Frequently Asked Questions
I brush my teeth constantly but I still have bad breath. What can I do?
Brushing and flossing your teeth are crucial first steps to eliminating bad breath.
Brushing and flossing remove bacteria responsible for creating odorous sulfur compounds as well as remove the food
particles that bacteria feed on.
Bacteria, however, hide not only on the teeth but also on the tongue under a layer of mucous, food, and debris.
Here they are free to once again create odorous sulfur compounds.
A tongue cleaner is extremely effective at removing this protective mucous, food, and debris layer from the
tongue exposing the offending bacteria.
The new weapons against bad breath are special toothpastes containing chlorine dioxide. The chlorine dioxide
effectively destroys bad breath particles, instead of simply covering up the odor of these particles. This means
fresher breath that lasts hours longer.
A friend told me that my breath smelled. When I tried to smell my own breath I didn't smell
anything particularly offensive.
It is almost impossible for people to determine if their own breath offends. We become accustomed to our own
odors and thus unable to tell what is offensive and what is not.
Cupping our hands over our mouths and trying to smell our breath is ineffective. This is because we often don't
produce bad breath until we talk. Talking forces out foul breath from the back of the mouth where the vast majority
of bad breath is produced.
The best way to determine if you have bad breath is to ask a trusted friend or loved one.
Someone told me that sugarless gum can help with bad breath. How is this possible?
Yes, sugarless gum can help with bad breath by stimulating saliva flow. Saliva acts as a natural mouthwash
cleansing the teeth of bacteria and the food particles that bacteria feed on. Additionally, saliva dissolves the
volatile sulfur particles which cause bad breath.
I have tried several mouthwashes but none of them seem particular effective at helping my bad
At the very best, conventional mouthwashes only temporarily mask bad breath. In most cases, the alcohol found in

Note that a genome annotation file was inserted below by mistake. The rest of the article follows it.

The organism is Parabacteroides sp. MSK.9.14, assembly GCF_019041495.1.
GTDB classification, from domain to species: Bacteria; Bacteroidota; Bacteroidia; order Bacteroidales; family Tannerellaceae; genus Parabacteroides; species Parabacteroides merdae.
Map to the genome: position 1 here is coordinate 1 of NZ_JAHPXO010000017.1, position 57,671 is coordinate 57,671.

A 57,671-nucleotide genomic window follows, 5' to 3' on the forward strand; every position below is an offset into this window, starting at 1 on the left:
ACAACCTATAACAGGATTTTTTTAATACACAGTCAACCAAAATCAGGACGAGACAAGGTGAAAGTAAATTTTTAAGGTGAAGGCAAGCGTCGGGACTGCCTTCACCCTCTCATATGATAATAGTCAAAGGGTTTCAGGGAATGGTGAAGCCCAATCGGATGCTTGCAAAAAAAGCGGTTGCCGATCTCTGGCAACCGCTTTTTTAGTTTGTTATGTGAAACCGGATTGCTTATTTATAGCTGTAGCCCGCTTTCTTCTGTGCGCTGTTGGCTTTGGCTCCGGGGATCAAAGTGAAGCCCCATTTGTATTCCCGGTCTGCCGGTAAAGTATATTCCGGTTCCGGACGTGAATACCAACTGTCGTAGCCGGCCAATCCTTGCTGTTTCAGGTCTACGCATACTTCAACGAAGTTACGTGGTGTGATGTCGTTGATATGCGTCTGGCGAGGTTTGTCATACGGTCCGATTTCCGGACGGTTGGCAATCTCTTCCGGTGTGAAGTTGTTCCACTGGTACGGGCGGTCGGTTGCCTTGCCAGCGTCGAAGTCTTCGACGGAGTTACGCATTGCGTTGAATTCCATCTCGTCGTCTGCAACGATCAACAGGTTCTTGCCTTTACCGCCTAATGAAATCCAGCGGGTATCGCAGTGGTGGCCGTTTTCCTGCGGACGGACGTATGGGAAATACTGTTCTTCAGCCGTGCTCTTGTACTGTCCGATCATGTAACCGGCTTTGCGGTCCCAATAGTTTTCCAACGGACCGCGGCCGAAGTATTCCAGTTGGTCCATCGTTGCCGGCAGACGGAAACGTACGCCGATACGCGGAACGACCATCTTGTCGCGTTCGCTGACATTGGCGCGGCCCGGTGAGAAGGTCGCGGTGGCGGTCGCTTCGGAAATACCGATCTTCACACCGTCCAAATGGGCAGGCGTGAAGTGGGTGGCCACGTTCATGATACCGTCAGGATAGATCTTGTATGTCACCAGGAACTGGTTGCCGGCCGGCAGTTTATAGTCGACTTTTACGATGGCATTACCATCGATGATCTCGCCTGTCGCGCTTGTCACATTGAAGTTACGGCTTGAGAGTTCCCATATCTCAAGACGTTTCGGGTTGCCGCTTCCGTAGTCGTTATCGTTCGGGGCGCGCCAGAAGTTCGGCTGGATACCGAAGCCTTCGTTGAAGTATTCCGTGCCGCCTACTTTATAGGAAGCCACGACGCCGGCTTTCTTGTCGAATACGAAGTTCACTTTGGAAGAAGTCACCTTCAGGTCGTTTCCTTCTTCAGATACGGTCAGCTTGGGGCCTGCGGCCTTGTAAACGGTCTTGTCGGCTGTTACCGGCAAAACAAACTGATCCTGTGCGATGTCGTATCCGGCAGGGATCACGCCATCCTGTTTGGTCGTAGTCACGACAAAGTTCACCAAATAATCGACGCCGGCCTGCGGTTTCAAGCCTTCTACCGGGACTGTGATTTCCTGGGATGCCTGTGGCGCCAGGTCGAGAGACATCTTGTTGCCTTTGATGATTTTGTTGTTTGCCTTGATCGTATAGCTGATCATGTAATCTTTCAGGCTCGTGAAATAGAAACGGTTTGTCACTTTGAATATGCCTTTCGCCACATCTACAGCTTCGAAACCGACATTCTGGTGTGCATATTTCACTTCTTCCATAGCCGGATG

mouthwashes dries out the mouth making it more hospitable to odor causing bacteria.
A new breed of mouthwashes containing chlorine dioxide is effective in treating bad breath. Instead of masking
odor, the chlorine dioxide in these mouthwashes attacks the odor causing volatile sulfur compounds at the molecular
I am a teacher and I have to talk a lot during the day. Unfortunately, it seems that the longer
I talk the more my breath smells.
This is often a common problem for people whose jobs require them to talk constantly. Lawyers, professors, and
salespeople, for example, often encounter bad breath. Talking dries the mouth making it more friendly for bacteria
which cause bad breath. The more one talks the drier the mouth becomes and the more odor causing bacteria
Drinking water can keep the mouth moist and also stimulates saliva flow. If you can't drink water a drop of
lemon placed on the tip of the tongue can stimulate saliva flow moistening the mouth and making it less hospitable
for odor causing bacteria.
For some reason I get bad breath before my menstrual period. Am I the only one who experiences
It is common for women to produce bad breath during their menstrual cycle. Hormonal changes make the gums more
hospitable to odor causing bacteria.
In addition, prior to menstruation, tiny capillaries which run through the gums become more fragile and tend to
burst releasing small quantities of blood into the gums. Bacteria feed on this blood creating odorous volatile
Every once and a while I "cough" or "hack up" these little white particles that smell like
concentrated bad breath. The things smell so bad that I am afraid there may be some underlying condition that I am
The little white particles that you are coughing up are called tonsilloliths and except for their bad smell are
not a condition to be worried about. Tonsilloliths form when mucus, bacteria, and debris condense into small
particles on the surface of the tonsils. These odorous balls of material are sometimes coughed up. Having
tonsilloliths does not automatically mean that your breath is offensive as tonsilloliths contribute very little to